ASSIGNMENT 2 100 30 18 Oct 2013 (see note 3)
EXAMINATION - PART A 20 10 End S2 (see note 4)
EXAMINATION - PART B 80 25 End S2

NOTES
  1. Date of practical tests to be advised in lectures and tutorials.
  2. PL/SQL programming and case study - must be submitted electronically via EASE.
  3. PL/SQL programming - must be submitted electronically via EASE.
  4. The examination is scheduled to be held in the end-of-semester examination period. Students will be advised of the official examination date for exam (parts A and B) after the timetable has been finalised. The total working time for exam (parts A and B) is 2 hours.

Important assessment information

  1. Attendance requirements:
    It is the students' responsibility to attend and participate appropriately in all activities (such as lectures, tutorials, laboratories and practical work) scheduled for them, and to study all material provided to them or required to be accessed by them to maximise their chance of meeting the objectives of the course and to be informed of course-related activities and administration.

  2. Requirements for students to complete each assessment item satisfactorily:
    To satisfactorily complete an individual assessment item a student must achieve at least 50% of the marks. (Depending upon the requirements in Statement 4 below, students may not have to satisfactorily complete each assessment item to receive a passing grade in this course.)

  3. Penalties for late submission of required work:
    If students submit assignments after the due date without prior approval of the examiner, then a penalty of 5% of the total marks gained by the student for the assignment may apply for each working day late up to ten working days at which time a mark of zero may be recorded. No assignments will be accepted after model answers have been posted. Model answers will be posted on the discussion group approximately ten days after the due date.

  4. Requirements for student to be awarded a passing grade in the course:
    To be assured of receiving a passing grade a student must achieve at least 50% of the total weighted marks available for the course.

  5. Method used to combine assessment results to attain final grade:
    The final grades for students will be assigned on the basis of the aggregate of the weighted marks obtained for each of the summative assessment items in the course.

  6. Examination information:
    This is a closed examination. Candidates are allowed to bring only writing and drawing instruments into the examination.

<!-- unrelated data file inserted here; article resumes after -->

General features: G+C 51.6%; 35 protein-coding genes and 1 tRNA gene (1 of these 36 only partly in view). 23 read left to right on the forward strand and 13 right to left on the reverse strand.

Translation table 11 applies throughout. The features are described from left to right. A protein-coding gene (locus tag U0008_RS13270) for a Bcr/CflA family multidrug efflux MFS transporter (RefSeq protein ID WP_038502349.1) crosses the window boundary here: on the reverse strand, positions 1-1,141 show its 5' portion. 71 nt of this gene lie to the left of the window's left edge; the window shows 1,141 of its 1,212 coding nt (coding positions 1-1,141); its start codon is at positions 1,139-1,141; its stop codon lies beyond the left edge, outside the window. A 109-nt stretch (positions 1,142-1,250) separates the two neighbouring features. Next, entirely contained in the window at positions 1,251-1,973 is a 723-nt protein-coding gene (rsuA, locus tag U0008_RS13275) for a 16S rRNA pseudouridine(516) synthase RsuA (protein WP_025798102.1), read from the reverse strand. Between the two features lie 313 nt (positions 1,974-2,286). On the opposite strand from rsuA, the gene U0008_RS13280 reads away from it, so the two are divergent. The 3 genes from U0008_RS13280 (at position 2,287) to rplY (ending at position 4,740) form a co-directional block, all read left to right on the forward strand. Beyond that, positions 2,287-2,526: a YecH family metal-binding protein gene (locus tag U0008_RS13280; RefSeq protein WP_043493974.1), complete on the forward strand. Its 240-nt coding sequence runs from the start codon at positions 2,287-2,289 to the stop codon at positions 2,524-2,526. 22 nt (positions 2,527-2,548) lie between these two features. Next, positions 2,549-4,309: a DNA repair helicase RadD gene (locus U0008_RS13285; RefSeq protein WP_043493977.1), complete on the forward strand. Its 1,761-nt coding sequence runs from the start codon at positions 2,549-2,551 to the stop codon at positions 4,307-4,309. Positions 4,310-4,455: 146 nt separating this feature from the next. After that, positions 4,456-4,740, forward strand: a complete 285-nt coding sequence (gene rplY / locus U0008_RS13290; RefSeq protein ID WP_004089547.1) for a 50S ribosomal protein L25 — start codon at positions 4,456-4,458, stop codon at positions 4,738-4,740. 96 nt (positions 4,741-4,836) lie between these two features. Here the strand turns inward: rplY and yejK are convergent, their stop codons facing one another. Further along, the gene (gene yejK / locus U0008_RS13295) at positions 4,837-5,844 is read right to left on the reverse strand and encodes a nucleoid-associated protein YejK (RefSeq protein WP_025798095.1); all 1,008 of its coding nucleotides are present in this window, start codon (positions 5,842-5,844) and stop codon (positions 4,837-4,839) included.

7. Examination period when Deferred/Supplementary examinations will be held:
    Any Deferred or Supplementary examinations for this course will be held during the next examination period.

  8. University Student Policies:
    Students should read the USQ policies: Definitions, Assessment and Student Academic Misconduct to avoid actions which might contravene University policies and practices. These policies can be found at http://policy.usq.edu.au.

Assessment notes

  1. Assignments:
    1. The due date for an assignment is the date by which a student must submit the assignment to the USQ.
    2. Students must retain a copy of each assignment submitted for assessment. This must be produced within 24 hours if required by the examiner.
    3. In accordance with university policy, the examiner may grant an extension of the due date of an assignment in extenuating circumstances.
    4. The examiner will normally only accept assessments that have been written, typed or printed on paper-based media.
    5. In the event that a due date for an assignment falls on a local public holiday in their area, such as a show holiday, the due date for the assignment will be the next day. Students are to note on the assignment cover the date of the public holiday for the examiner's convenience.


  2. Course weightings:
    Course weightings of topics should not be interpreted as applying to the number of marks allocated to questions testing those topics in an examination paper.

  3. Referencing in assignments:
    Harvard (AGPS) is the referencing system required in this course. Students should use Harvard (AGPS) style in their assignments to format details of the information sources they have cited in their work. The Harvard (AGPS) style to be used is defined by the USQ Library's referencing guide at http://www.usq.edu.au/library/referencing.

  4. Make-up work:
    Students who have undertaken all of the required assessments in a course but who have failed to meet some of the specified objectives of a course within the normally prescribed time may be awarded the temporary grade: IM (Incomplete - Make up). An IM grade will only be awarded when, in the opinion of the examiner, a student will be able to achieve the remaining objectives of the course after a period of non-directed personal study.

  5. Deferred work:
    Students who, for medical, family/personal, or employment-related reasons, are unable to complete an assignment or to sit for an examination at the scheduled time may apply to defer an assessment in a course. Such a request must be accompanied by appropriate supporting documentation. One of the following temporary grades may be awarded: IDS (Incomplete - Deferred Examination); IDM (Incomplete Deferred Make-up); IDB (Incomplete - Both Deferred Examination and Deferred Make-up).

Other requirements

  1. E-mail and Internet access:
    Students require access to e-mail and Internet access to UConnect for this course. Students also require a PC and Internet access for a connection to the USQ Oracle server. The PC should have the following specifications: Pentium 4 or above; 8 GB free disk space; 512 MB of memory, although 256 MB may be sufficient.

  2. Some study materials and important information about the course will be made available via the online discussion group. Students are therefore expected to access the discussion group regularly and read all postings.